Our binary PPIs data is organized as an oriented graph (as defined in ) displaying directed interactions between pairs of proteins, clearly identifying the source and the target of every interaction. This formalism allowed us to determine the molecular feedbacks within our reconstructed network, by verifying the presence of a certain protein in the following downstream layers. In practice, we considered the signaling pathways downstream each L0 (Ras effector) and L1 protein, and searched the whole network to check if any downstream protein retroactively points to the given target (i.e. either L0 or L1 proteins), thus defining a feedback loop. Importantly, a feedback was defined as a backward regulation acting on a protein located at least 2 layers upstream (from L2 and L3 back to L0 proteins, and from L3 back to L1 proteins). This means that we excluded L1 to L0, or L2 to L1, interactions as these are not necessarily regulatory feedbacks, but may be e.g. scaffolding bounds or members of larger complexes.
Literature analysis of SyGO processes linked to Ras-effectors
In order to find publications to validate the predicted SysGO process enrichments for the different effector classes, we used the search function of the PubMed database (https://pubmed.ncbi.nlm.nih.gov/). For each search, the name of the effector together with the process (sheet 1 of Additional file 10: Table S7) was used, and if publications were found, the content of the publication was reviewed and the pubmedID (PMID) was inserted (sheet 3 of Additional file 10: Table S7). If no publication was found, alternative protein names of effectors were inspected.
Culturing of Caco-2 cells
Caco-2 cells (ATCC©HTB-37) were cultured in Dulbecco’s Modified Eagle’s Medium (Gibco, ThermoFisher Scientific, 21969-035) supplemented with 2 mM L-glutamine (Gibco, ThermoFisher Scientific, 25030-024), 10% (v/v) Foetal Bovine Serum (Gibco, ThermoFisher Scientific), and 1% Penicillin/streptomycin (Gibco, ThermoFisher Scientific), here called normal growth medium.
Plasmids for exogenous expression of KRAS wildtype and mutant proteins
The four plasmids used in this work are based on the same backbone; pMDS_TetOn3G kozak-flag-GOI and differ only by their gene of interest (GOI) which are KRAS wildtype (WT), and KRAS mutant with the G12D, G12V, or G12C mutation (see also ). Plasmids were giftd by Hannah Benisty/ Luis Serrano (CRG Barcelona).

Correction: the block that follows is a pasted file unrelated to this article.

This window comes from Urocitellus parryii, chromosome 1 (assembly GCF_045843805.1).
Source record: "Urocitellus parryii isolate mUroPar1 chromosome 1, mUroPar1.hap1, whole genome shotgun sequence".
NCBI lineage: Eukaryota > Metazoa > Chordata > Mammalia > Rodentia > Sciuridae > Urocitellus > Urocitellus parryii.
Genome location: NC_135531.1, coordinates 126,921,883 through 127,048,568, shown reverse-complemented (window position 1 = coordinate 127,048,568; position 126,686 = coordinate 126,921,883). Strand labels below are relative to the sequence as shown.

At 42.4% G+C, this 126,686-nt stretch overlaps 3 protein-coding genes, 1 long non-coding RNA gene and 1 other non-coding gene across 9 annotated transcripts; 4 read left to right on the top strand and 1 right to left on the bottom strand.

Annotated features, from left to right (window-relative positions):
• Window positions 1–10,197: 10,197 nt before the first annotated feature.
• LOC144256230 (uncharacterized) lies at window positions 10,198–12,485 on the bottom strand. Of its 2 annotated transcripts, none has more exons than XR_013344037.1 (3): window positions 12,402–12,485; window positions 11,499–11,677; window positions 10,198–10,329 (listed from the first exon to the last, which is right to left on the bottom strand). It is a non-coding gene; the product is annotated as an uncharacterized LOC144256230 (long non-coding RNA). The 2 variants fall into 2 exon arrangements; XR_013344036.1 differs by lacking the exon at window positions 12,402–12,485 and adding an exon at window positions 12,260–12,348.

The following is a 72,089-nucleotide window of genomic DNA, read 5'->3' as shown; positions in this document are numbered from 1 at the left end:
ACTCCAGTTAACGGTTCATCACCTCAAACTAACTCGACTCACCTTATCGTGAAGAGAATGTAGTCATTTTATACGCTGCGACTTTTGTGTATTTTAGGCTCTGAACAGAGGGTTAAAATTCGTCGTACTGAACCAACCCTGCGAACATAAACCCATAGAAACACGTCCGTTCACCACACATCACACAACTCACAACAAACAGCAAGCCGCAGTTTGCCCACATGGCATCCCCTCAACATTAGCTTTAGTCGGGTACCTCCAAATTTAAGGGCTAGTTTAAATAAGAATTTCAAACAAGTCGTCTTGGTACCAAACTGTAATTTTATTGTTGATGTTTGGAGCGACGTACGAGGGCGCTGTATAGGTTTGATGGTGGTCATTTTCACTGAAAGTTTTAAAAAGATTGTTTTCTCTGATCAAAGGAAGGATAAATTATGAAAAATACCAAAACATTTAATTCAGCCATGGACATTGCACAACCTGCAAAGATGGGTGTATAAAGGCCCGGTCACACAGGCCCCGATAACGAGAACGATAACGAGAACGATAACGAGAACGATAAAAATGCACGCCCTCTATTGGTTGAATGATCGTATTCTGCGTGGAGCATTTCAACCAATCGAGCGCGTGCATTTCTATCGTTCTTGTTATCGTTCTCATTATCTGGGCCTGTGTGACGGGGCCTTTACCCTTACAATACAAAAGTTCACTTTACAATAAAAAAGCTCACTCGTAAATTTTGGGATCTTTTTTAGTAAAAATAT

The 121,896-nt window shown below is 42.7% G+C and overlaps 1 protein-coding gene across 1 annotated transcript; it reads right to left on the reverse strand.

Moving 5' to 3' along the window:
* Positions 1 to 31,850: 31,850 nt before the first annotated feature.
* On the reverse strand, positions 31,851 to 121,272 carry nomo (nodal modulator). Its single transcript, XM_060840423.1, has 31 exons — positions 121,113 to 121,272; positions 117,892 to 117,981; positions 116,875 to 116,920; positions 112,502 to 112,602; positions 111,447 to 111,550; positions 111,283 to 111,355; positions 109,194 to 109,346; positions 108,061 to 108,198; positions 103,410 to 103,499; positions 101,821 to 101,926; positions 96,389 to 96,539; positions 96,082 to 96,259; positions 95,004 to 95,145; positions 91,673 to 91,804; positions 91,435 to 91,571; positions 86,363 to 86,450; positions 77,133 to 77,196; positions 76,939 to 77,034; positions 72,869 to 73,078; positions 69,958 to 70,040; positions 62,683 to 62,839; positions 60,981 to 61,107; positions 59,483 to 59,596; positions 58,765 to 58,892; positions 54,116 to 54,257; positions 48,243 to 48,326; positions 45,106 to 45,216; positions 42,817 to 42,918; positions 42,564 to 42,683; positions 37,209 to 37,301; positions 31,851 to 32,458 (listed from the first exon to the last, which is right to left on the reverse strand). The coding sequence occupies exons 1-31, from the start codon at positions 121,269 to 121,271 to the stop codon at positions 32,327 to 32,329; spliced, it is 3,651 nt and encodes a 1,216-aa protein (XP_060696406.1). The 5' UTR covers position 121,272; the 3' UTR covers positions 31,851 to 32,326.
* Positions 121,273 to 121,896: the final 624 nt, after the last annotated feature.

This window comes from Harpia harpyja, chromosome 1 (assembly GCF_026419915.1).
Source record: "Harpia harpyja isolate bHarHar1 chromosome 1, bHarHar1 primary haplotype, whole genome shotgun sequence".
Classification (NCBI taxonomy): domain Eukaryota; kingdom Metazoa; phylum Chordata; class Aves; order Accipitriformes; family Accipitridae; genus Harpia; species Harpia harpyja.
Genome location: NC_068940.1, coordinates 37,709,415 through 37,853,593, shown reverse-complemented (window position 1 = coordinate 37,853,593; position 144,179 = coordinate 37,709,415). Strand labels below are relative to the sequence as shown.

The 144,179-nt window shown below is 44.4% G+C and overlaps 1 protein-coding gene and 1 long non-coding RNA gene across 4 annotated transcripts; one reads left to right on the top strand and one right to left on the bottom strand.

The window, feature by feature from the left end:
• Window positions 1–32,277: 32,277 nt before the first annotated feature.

Transfection, cell lysis and protein concentration
Caco-2 cells were seeded in 10-cm dishes in culture growth medium at day 0 and grown to 70–80% of confluency. Cells were transfected with 15 µg of plasmids (containing KRAS WT or KRAS G12D or KRAS G12V or KRAS G12C as gene of interest) using Lipofectamine 2000 (Invitrogen, 11668-019) according to the manufacturer’s instructions in OPTI-MEM reduced serum medium (Gibco, ThermoFisher Scientific, 31985-062) for 6 h. The medium was replaced by culture growth medium and for the KRAS WT supplemented with 50 ng/ml of doxycycline (Sigma-Aldrich). After 24 h cells were harvested, washed with phosphate buffer saline (PBS), and resuspended in 300 µl of lysis buffer [50 mM TRIS HCL pH 7.5, 1 mM EDTA, 1 mM EGTA, 150 mM NaCl, 2 mM MgCl2, 1 mM DTT, and 1% IGEPAL/NP-40 supplemented with PhosSTOP (Roche) and cOmplete, Mini protease inhibitor cocktail (Roche)]. Cells were lysed for 30 min on rotator at 4 °C and after centrifugation at 14000 rpm for 30 min at 4 °C, the supernatants were collected. Protein concentration was determined using the Pierce 660-nm Protein Assay (ThermoFisher Scientific).
Affinity purification experiments in Caco-2 cells